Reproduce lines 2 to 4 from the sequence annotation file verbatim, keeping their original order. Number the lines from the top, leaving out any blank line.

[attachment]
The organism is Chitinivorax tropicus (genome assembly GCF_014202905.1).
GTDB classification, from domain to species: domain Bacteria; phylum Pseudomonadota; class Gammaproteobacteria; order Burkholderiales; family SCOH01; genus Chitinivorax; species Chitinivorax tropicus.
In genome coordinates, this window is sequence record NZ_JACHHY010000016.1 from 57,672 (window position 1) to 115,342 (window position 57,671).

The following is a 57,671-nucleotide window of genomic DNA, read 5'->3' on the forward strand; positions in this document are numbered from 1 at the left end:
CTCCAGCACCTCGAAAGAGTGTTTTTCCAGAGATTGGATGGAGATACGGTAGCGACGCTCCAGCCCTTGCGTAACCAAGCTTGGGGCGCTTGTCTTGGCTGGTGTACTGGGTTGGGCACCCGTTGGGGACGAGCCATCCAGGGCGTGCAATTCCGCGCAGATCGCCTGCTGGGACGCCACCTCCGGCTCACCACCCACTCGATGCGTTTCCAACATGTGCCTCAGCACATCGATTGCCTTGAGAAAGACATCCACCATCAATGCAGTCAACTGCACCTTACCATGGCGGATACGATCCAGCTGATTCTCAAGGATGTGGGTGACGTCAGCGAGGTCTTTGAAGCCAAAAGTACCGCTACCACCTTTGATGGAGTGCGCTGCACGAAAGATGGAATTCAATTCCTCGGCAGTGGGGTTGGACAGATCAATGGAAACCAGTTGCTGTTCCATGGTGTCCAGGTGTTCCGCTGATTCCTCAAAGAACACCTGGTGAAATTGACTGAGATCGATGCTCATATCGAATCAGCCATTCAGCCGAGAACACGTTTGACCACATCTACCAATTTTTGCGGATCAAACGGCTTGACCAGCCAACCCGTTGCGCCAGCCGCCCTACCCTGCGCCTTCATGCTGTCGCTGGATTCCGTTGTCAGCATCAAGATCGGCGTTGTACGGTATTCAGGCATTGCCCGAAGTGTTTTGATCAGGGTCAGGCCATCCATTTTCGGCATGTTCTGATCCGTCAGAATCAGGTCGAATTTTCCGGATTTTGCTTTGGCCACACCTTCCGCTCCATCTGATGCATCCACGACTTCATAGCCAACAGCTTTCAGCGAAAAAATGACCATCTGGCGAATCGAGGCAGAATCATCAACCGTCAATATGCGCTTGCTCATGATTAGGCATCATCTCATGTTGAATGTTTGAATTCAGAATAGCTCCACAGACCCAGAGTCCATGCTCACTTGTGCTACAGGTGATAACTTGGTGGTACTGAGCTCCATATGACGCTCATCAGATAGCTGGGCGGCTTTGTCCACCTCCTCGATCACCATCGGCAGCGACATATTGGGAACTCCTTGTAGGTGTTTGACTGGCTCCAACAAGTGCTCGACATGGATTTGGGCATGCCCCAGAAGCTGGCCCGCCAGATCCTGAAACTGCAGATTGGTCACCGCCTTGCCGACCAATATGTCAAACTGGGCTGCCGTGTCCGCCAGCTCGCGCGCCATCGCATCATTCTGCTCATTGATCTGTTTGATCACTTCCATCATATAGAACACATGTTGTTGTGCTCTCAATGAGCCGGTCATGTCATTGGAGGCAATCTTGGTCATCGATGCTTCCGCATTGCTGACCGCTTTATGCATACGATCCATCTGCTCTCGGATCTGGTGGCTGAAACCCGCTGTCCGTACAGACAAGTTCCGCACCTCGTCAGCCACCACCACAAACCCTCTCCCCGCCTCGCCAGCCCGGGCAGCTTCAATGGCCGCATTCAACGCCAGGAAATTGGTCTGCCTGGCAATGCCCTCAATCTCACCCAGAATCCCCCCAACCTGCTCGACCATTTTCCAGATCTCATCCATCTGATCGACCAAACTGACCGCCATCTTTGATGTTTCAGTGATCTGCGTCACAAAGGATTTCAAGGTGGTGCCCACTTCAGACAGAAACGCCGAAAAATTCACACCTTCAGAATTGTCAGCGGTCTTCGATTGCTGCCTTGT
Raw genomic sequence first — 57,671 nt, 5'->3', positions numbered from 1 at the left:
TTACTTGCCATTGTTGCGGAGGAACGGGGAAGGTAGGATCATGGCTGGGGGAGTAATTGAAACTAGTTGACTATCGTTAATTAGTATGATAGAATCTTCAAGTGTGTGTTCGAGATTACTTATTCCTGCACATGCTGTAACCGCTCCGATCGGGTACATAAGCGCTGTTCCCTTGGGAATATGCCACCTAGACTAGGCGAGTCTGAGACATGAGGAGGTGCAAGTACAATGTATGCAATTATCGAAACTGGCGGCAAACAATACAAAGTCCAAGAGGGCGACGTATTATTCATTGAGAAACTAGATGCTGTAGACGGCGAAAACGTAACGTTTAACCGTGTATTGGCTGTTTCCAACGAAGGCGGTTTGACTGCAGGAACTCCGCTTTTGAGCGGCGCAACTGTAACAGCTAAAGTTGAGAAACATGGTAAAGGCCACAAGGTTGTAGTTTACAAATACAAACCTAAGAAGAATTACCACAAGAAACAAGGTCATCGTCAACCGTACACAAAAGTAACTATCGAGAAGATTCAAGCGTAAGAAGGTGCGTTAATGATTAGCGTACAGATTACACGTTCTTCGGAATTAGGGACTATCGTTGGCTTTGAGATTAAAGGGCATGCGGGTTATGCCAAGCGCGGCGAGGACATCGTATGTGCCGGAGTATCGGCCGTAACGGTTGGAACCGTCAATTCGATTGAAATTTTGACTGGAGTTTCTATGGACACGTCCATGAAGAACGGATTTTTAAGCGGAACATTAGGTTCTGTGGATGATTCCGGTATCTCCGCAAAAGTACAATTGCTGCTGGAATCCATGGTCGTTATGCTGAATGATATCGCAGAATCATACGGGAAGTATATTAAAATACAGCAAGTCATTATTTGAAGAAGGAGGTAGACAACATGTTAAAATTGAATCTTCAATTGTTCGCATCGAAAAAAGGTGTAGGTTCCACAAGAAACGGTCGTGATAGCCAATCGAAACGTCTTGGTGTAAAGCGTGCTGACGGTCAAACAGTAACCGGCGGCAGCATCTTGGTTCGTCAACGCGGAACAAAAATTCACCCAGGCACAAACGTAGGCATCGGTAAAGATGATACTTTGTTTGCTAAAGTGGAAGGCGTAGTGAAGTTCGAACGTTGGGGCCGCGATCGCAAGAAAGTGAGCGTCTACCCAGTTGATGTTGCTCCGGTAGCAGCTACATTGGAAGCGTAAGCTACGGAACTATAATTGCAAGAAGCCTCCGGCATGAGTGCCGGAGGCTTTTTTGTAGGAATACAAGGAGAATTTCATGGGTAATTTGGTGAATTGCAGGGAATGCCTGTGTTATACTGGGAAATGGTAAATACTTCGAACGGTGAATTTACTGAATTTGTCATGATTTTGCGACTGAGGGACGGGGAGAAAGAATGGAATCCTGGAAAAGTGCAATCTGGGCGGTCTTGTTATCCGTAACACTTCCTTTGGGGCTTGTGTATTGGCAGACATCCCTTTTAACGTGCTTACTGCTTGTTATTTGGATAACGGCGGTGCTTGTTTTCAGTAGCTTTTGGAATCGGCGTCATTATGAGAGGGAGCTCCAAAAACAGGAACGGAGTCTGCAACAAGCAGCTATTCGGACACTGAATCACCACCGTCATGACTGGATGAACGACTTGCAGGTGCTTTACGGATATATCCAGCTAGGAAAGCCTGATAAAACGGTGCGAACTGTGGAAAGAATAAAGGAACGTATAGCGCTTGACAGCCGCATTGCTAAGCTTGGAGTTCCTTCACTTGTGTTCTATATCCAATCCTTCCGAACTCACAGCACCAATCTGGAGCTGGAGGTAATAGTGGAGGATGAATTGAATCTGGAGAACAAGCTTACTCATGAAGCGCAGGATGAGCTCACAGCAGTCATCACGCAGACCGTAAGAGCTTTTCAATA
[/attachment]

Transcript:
GTDB classification, from domain to species: domain Bacteria; phylum Pseudomonadota; class Gammaproteobacteria; order Burkholderiales; family SCOH01; genus Chitinivorax; species Chitinivorax tropicus.
In genome coordinates, this window is sequence record NZ_JACHHY010000016.1 from 57,672 (window position 1) to 115,342 (window position 57,671).

The following is a 57,671-nucleotide window of genomic DNA, read 5'->3' on the forward strand; positions in this document are numbered from 1 at the left end: